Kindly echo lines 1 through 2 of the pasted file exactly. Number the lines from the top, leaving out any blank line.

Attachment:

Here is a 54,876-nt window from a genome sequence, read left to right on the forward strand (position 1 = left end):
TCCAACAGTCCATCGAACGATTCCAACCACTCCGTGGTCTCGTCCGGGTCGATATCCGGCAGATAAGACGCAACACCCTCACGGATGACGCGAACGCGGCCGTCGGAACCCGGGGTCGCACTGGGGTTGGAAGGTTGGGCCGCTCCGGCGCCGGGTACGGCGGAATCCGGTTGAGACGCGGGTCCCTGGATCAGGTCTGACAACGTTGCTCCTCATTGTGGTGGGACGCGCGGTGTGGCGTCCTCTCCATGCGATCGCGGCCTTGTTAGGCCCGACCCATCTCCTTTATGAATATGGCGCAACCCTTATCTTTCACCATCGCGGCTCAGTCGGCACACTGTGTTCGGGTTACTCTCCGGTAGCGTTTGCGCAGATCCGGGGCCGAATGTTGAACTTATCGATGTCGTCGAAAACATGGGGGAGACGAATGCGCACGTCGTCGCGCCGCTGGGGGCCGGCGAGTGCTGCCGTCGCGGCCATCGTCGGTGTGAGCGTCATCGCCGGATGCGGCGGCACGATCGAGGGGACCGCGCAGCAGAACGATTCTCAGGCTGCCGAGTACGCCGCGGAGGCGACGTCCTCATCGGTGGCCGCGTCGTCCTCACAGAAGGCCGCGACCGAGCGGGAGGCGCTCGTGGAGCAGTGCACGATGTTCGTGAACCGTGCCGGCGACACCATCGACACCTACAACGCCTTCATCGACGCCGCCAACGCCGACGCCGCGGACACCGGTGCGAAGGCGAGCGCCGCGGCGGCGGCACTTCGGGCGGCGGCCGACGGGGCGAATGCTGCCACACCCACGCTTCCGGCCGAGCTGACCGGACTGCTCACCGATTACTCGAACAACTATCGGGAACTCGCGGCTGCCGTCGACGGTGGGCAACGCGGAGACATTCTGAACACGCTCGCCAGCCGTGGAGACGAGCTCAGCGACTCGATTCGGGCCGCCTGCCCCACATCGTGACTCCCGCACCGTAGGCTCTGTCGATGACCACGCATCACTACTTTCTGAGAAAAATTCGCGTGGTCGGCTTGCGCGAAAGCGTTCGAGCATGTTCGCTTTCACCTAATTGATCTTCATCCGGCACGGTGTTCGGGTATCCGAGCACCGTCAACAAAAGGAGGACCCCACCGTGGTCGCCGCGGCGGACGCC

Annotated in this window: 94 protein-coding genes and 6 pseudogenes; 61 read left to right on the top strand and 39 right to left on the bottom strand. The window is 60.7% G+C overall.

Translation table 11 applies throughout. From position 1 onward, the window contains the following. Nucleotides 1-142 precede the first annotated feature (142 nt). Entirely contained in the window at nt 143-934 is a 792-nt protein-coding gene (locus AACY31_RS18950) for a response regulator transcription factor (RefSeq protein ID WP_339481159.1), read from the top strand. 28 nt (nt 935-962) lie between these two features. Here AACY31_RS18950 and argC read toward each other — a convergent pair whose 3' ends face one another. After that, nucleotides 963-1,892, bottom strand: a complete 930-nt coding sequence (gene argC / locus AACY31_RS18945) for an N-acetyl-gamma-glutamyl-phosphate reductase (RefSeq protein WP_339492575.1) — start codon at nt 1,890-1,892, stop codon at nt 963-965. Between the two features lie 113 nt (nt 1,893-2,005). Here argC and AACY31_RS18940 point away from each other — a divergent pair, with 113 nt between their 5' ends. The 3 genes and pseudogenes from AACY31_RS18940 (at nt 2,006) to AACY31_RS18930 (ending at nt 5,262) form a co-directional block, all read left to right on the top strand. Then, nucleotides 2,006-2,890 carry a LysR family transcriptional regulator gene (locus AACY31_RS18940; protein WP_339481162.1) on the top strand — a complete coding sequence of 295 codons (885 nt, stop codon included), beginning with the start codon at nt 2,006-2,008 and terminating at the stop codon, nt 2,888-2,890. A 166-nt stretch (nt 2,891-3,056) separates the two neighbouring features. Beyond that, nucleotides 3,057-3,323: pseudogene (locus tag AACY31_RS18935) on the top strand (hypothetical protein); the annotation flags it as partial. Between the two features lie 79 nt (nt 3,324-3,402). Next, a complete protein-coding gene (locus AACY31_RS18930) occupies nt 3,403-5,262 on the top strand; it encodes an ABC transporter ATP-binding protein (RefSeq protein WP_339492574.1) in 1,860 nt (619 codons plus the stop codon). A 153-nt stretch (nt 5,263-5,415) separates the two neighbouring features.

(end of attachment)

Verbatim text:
Here is a 54,876-nt window from a genome sequence, read left to right on the forward strand (position 1 = left end):
TCCAACAGTCCATCGAACGATTCCAACCACTCCGTGGTCTCGTCCGGGTCGATATCCGGCAGATAAGACGCAACACCCTCACGGATGACGCGAACGCGGCCGTCGGAACCCGGGGTCGCACTGGGGTTGGAAGGTTGGGCCGCTCCGGCGCCGGGTACGGCGGAATCCGGTTGAGACGCGGGTCCCTGGATCAGGTCTGACAACGTTGCTCCTCATTGTGGTGGGACGCGCGGTGTGGCGTCCTCTCCATGCGATCGCGGCCTTGTTAGGCCCGACCCATCTCCTTTATGAATATGGCGCAACCCTTATCTTTCACCATCGCGGCTCAGTCGGCACACTGTGTTCGGGTTACTCTCCGGTAGCGTTTGCGCAGATCCGGGGCCGAATGTTGAACTTATCGATGTCGTCGAAAACATGGGGGAGACGAATGCGCACGTCGTCGCGCCGCTGGGGGCCGGCGAGTGCTGCCGTCGCGGCCATCGTCGGTGTGAGCGTCATCGCCGGATGCGGCGGCACGATCGAGGGGACCGCGCAGCAGAACGATTCTCAGGCTGCCGAGTACGCCGCGGAGGCGACGTCCTCATCGGTGGCCGCGTCGTCCTCACAGAAGGCCGCGACCGAGCGGGAGGCGCTCGTGGAGCAGTGCACGATGTTCGTGAACCGTGCCGGCGACACCATCGACACCTACAACGCCTTCATCGACGCCGCCAACGCCGACGCCGCGGACACCGGTGCGAAGGCGAGCGCCGCGGCGGCGGCACTTCGGGCGGCGGCCGACGGGGCGAATGCTGCCACACCCACGCTTCCGGCCGAGCTGACCGGACTGCTCACCGATTACTCGAACAACTATCGGGAACTCGCGGCTGCCGTCGACGGTGGGCAACGCGGAGACATTCTGAACACGCTCGCCAGCCGTGGAGACGAGCTCAGCGACTCGATTCGGGCCGCCTGCCCCACATCGTGACTCCCGCACCGTAGGCTCTGTCGATGACCACGCATCACTACTTTCTGAGAAAAATTCGCGTGGTCGGCTTGCGCGAAAGCGTTCGAGCATGTTCGCTTTCACCTAATTGATCTTCATCCGGCACGGTGTTCGGGTATCCGAGCACCGTCAACAAAAGGAGGACCCCACCGTGGTCGCCGCGGCGGACGCC